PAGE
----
Tuesday, July 23rd, 2019 by Stephanie Adams
When it comes to desirable, welcome visitors, stinging insects are typically not at the top of the list. Stinging insects can be difficult to get rid of, especially without professional assistance. They can also be dangerous for homeowners who don’t know how to solve a stinging insect problem. While many of us have seen and been around different types of stinging insects in nature, responding to an infestation invading the home is often intimidating. The good news is that having the knowledge of the do's and don’ts around handling a stinging insect problem can help homeowners immensely in not only removing the insects effectively, but also making sure that it is done safely.
Do: Identity from a safe distance
If you can identify the nest from a safe distance- about 8 to 10 meters- it can be very helpful to know what type of nest you are looking at. If you know what type of stinging insect nest is on your property, you will have a better plan of action in removing it. Homeowners should not attempt to approach a nest too closely, especially if high activity levels outside the nest can be observed. If you see an open nest with hexagonal cells, this indicates a wasp nest. Wasp behavior changes in late summer because their preferred food sources shift from sugar to protein. As a result, you may see wasps more frequently as they search for food. The nest will also typically have an umbrella shape and may contain 100 wasps at most. A hornet nest will resemble the shape of a football surrounded by smooth walls. Hornets are extremely protective of their nests and have potent venom. Because of this, you may want to create an even greater distance than 8 to 10 meters. Yellowjackets have nests that have a wavy pattern and are gray or brown in color. Yellowjackets are a particularly social insect, and you may see them flying around outside the nest from a concealed opening. Yellow Jacket nests can contain thousands, so if you see an unusual number of them around your property, it may indicate that a nest is nearby.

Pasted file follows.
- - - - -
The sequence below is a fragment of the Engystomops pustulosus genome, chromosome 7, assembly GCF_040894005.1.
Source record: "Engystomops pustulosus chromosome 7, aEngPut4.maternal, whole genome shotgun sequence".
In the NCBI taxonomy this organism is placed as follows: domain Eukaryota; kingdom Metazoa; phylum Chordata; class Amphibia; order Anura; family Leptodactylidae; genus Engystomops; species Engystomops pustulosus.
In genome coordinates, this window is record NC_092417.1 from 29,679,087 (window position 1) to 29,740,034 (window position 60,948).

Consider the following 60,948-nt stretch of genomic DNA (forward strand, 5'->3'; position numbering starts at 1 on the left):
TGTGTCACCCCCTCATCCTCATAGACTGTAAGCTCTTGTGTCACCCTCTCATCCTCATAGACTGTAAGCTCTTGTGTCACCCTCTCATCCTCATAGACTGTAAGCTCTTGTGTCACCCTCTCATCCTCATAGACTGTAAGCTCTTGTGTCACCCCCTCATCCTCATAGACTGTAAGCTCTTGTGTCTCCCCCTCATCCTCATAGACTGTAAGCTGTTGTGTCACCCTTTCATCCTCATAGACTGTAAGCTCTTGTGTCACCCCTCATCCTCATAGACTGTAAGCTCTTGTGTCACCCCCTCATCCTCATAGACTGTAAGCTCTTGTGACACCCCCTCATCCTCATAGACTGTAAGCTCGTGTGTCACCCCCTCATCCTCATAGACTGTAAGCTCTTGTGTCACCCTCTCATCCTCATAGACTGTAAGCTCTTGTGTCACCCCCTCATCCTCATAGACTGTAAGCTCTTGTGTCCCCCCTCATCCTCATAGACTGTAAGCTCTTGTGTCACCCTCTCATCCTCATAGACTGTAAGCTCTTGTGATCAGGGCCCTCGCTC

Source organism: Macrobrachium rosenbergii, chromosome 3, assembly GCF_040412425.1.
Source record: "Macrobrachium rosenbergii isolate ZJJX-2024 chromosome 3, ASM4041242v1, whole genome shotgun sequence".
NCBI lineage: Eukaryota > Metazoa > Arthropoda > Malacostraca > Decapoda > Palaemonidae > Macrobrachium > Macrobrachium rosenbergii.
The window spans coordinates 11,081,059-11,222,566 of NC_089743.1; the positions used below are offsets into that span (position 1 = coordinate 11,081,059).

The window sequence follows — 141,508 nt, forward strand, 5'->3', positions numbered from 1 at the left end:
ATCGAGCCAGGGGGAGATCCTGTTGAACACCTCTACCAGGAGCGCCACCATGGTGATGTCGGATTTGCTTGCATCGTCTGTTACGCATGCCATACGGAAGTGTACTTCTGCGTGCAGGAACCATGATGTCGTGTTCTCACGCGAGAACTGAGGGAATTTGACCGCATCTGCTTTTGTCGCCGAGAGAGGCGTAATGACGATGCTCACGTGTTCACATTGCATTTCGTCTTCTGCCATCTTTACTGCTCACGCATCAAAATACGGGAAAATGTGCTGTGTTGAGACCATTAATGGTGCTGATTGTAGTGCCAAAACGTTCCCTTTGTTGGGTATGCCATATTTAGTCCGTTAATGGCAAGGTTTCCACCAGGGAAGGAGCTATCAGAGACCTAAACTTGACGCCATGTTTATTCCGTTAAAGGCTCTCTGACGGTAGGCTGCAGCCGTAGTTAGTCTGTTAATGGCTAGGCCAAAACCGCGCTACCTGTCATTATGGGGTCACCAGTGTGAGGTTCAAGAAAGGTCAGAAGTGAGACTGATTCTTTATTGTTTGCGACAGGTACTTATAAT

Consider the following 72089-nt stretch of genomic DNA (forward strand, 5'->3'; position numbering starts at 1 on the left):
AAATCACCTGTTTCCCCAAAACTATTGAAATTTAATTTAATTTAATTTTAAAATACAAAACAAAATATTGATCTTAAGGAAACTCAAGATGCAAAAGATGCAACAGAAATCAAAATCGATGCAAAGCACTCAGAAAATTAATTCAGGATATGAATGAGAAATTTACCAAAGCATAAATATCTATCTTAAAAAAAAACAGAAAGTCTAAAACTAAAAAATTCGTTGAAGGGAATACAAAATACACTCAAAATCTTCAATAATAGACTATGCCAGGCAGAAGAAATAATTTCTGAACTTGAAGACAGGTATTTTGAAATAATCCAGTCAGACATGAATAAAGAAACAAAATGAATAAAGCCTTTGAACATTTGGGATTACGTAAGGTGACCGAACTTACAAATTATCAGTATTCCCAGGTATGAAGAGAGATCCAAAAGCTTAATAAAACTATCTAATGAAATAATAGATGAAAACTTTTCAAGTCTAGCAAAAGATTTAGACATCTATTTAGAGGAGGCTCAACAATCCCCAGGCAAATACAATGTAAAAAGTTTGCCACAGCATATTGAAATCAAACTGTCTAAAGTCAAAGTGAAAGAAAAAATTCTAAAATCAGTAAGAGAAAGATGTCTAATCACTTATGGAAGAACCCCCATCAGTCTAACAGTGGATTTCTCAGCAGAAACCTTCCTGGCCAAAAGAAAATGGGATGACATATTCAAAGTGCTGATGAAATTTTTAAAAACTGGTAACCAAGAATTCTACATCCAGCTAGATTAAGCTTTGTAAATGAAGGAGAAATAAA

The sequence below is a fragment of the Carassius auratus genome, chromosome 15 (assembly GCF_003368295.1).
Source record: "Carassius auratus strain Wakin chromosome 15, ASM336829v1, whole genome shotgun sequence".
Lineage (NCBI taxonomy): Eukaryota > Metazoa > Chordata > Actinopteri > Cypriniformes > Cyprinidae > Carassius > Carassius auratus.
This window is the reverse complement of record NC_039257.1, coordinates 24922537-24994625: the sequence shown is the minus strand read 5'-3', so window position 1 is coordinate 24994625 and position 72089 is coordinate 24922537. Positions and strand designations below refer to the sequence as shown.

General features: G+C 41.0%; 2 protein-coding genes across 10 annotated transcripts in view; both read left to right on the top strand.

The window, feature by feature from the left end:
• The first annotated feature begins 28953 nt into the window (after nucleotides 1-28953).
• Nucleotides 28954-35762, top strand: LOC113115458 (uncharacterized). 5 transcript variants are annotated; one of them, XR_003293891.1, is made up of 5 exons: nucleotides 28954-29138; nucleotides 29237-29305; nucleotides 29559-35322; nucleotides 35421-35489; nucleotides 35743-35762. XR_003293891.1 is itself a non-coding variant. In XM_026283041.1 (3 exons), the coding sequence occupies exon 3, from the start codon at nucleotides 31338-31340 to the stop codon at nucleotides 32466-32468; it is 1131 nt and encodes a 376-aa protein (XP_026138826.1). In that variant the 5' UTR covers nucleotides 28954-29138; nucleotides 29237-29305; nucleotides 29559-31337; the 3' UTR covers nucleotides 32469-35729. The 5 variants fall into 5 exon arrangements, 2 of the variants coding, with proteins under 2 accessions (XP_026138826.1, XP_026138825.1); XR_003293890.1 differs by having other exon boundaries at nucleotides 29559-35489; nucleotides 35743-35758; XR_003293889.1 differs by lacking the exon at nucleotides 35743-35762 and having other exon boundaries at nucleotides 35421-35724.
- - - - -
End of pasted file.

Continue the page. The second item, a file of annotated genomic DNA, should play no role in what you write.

Don’t: Rely on DIY Methods
Some people may feel that they could successfully remove the nest without assistance, but doing so greatly increases the risk of getting stung or putting other people or pets at risk for getting stung. Setting the nest on fire or trying to “smoke out” a nest puts you at risk for getting burned or losing control of the fire. As obvious as it may sound, hitting the nest with a baseball bat, racket, club, shovel, or other tool is a recipe for disaster. Doing so will only aggravate the insects more and will put you in a closer and therefore vulnerable location in relation to the nest. This also puts you at risk of getting stung multiple times. Store-bought pesticidesare not effective, and can be harmful to you, others, and pets. Pest professionals use special equipment and protective suits designed to guard against stinging insects. While these tools are highly effective, they are not available to the public. Although a spray may kill an insect in flight, it will not be effective against an entire nest. Overall, treating a nest all on your own will put you and your family at high risk, especially if someone is allergic.
Do: Protect Yourself When Inspecting Your Home
If you haven’t found a nest but believe that you do have one somewhere, it’s important to protect yourself prior and during an inspection around your home. Even in warm weather, wearlong pants, sleeves, gloves, and closed-toe shoes- some stinging insects make their nests in the ground, so you don’t want to step on or near one in bare feet! Common places to look for stinging insects include:
wood or hollow structures.